So a few days ago I posted about how in Indy the state SCJ decided it was illegal to resist police entering your residence without a warrant. And I commented about how I wasn’t moving to Indiana anytime soon.
Yah, so in today’s news I see this:
The high court case tested the reach of the Fourth Amendment guarantee that police enter a home only when they have grounds to suspect wrongdoing and get a warrant from a judge. A key exception — at issue here — arises when police believe evidence is being destroyed or some other emergency is underway……..The question for the Supreme Court was whether police may enter a home based on those “exigent,” or urgent, circumstances if officers have essentially created those circumstances, for example, by causing occupants to panic and try to destroy drug evidence by flushing it down a toilet…………….Supreme Court Justice Samuel Alito, writing for the majority, said police act properly if they “do not gain entry to premises by means of an actual or threatened violation of the Fourth Amendment.” Alito stressed that residents do not have to open their door to police, but if they generate suspicious noises inside, they create grounds for officers to enter……….Occupants who choose not to stand on their constitutional rights but instead elect to attempt to destroy evidence have only themselves to blame for the warrantless exigent-circumstances search that may ensue.”…………Dissenting alone in Kentucky v. King, Ginsburg wrote, “In lieu of presenting their evidence to a neutral magistrate, police officers may now knock, listen, then break the door down, nevermind that they had ample time to obtain a warrant.”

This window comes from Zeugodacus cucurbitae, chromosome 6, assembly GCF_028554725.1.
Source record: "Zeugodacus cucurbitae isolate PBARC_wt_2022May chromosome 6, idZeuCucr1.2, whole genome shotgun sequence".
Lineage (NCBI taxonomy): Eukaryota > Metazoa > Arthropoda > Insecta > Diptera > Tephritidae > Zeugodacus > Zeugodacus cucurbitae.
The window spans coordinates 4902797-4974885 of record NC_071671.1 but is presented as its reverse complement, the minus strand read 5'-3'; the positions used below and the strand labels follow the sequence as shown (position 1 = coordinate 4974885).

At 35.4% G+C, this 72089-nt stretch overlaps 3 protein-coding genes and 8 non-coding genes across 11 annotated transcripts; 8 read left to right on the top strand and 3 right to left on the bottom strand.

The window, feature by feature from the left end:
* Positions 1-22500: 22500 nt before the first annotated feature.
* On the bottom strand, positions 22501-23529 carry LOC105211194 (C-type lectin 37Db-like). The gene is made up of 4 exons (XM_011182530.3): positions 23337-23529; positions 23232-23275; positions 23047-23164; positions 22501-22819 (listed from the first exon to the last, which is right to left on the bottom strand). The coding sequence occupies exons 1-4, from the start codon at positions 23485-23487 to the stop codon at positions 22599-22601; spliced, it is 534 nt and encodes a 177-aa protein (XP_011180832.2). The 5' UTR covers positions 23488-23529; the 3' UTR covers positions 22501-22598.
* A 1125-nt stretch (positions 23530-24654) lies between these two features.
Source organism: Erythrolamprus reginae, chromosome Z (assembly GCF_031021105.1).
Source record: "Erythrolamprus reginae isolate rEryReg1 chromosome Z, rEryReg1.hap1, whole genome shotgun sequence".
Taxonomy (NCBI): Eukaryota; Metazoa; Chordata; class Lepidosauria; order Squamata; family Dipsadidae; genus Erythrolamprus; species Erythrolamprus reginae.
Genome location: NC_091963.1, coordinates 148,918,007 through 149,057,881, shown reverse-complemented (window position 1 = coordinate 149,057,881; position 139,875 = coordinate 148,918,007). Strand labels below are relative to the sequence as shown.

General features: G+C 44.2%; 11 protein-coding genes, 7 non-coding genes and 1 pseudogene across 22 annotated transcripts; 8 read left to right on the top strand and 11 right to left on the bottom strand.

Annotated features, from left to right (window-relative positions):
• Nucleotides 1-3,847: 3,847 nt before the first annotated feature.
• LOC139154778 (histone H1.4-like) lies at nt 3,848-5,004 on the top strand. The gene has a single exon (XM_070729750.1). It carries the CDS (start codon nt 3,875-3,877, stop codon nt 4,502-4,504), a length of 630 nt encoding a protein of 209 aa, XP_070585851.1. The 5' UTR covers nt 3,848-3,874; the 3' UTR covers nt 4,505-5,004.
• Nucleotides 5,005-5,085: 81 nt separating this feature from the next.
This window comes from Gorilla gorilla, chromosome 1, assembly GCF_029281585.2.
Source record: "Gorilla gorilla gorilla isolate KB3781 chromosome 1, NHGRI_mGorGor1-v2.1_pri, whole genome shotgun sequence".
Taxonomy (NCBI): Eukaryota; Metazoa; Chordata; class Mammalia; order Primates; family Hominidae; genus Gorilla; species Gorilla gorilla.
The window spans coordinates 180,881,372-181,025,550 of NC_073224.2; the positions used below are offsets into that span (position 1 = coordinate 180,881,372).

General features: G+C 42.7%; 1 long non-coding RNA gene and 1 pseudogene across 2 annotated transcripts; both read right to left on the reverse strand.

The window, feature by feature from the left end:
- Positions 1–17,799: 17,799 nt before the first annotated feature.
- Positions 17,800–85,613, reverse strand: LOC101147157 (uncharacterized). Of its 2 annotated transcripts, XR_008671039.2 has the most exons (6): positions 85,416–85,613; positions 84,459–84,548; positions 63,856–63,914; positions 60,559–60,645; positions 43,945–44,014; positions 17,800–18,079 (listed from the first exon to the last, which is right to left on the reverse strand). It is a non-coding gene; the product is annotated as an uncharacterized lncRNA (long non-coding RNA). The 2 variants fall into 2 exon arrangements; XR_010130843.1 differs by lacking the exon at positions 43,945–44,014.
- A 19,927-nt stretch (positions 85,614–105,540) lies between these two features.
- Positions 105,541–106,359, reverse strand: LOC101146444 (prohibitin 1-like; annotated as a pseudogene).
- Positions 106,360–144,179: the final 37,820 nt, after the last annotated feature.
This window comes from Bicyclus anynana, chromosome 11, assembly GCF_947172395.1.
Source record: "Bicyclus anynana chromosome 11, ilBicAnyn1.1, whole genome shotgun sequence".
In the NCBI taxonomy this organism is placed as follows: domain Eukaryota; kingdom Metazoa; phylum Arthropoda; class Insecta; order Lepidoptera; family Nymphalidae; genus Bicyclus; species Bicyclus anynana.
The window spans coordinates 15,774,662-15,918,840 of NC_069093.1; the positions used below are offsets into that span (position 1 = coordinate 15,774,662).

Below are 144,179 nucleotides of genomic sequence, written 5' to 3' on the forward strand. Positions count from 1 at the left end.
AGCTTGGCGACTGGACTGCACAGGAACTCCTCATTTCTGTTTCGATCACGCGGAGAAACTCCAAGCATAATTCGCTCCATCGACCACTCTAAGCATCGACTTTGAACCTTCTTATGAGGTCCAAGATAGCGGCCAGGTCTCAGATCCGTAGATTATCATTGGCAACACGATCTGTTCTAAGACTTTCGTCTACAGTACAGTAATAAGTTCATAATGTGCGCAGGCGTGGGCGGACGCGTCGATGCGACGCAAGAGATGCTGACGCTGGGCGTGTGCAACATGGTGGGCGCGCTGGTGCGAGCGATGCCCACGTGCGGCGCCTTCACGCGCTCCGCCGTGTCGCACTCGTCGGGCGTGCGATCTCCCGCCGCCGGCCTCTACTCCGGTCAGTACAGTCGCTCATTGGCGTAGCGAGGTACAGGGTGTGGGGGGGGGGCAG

So basically the police knock on my door, announce they’re the police, and then hear a noise they deem (in their professional opinion) to be suspicious they now have grounds for breaking and entering. Regardless of whether or not I was actually DOING anything illegal. Yah, I have a problem with that.